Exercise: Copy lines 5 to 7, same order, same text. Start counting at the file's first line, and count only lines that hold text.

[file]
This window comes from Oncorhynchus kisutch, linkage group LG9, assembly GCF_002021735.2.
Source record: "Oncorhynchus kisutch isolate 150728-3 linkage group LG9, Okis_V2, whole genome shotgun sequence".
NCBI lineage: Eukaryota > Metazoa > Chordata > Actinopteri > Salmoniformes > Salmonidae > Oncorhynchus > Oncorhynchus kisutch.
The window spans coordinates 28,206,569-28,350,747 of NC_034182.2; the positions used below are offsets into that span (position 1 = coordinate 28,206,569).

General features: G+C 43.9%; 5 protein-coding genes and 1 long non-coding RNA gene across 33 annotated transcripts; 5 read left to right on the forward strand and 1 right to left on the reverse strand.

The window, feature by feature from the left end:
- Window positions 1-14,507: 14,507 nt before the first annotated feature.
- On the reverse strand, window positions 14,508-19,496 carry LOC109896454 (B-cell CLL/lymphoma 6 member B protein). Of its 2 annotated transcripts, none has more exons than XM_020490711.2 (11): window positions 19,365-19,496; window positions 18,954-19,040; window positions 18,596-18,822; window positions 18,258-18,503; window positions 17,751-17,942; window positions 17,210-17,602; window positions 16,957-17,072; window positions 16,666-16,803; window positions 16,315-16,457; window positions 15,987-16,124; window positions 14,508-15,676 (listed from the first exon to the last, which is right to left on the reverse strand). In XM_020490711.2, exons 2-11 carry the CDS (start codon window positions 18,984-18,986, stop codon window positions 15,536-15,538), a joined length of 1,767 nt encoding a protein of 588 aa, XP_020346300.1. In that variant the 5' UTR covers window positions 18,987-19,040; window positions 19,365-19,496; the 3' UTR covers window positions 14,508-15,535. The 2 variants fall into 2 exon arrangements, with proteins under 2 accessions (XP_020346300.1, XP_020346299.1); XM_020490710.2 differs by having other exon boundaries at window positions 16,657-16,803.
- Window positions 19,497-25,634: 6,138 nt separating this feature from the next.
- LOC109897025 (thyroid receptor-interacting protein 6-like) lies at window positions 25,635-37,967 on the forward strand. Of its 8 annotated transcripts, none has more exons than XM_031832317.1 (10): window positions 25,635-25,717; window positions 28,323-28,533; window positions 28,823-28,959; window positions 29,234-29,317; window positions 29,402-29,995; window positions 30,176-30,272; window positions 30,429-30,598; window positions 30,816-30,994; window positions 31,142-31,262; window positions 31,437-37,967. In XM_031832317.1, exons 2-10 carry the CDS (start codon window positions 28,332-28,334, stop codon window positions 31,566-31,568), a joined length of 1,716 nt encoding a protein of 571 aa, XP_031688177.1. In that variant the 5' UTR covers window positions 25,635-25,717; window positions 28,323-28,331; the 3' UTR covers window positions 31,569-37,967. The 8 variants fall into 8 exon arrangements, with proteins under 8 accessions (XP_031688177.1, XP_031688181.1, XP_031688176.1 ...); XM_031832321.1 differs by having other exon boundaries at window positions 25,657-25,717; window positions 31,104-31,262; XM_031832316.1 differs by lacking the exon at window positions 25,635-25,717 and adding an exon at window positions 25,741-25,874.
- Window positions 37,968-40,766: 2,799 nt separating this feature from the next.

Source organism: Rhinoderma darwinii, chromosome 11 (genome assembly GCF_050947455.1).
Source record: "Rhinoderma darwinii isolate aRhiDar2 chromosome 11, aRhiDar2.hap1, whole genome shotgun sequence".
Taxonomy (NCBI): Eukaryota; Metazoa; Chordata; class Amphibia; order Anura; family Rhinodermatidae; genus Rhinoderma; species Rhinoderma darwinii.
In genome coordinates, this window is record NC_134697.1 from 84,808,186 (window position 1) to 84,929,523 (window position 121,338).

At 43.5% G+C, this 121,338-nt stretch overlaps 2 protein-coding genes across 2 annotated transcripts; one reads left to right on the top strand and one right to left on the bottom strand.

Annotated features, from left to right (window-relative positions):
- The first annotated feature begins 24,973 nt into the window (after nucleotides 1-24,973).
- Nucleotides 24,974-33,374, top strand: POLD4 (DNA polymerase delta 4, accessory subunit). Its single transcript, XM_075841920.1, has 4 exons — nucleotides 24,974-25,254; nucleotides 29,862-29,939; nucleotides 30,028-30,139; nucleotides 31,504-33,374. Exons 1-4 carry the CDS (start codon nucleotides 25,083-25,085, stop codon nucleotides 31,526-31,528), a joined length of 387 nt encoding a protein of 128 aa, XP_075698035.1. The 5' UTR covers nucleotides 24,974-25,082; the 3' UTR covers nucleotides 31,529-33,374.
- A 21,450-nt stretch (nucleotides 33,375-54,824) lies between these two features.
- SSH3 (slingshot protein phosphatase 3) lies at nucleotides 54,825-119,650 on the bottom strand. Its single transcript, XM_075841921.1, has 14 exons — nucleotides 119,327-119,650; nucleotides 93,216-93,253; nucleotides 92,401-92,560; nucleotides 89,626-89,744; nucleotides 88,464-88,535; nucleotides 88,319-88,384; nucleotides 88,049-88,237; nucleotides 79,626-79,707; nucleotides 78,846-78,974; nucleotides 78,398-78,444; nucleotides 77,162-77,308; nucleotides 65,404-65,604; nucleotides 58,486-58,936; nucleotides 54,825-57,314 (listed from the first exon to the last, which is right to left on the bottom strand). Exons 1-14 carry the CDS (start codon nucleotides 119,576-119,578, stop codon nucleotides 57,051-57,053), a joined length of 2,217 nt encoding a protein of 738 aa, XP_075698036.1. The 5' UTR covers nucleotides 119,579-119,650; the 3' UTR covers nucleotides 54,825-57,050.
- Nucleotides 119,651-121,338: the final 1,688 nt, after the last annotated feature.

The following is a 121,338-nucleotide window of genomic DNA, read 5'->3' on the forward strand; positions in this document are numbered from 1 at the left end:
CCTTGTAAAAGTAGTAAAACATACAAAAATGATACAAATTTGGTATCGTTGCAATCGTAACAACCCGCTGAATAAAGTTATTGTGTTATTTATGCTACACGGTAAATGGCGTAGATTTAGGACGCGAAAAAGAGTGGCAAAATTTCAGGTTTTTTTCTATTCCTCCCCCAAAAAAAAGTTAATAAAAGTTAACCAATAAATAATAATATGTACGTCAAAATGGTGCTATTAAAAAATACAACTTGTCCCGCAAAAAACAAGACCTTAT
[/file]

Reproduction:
General features: G+C 43.9%; 5 protein-coding genes and 1 long non-coding RNA gene across 33 annotated transcripts; 5 read left to right on the forward strand and 1 right to left on the reverse strand.

The window, feature by feature from the left end:
- Window positions 1-14,507: 14,507 nt before the first annotated feature.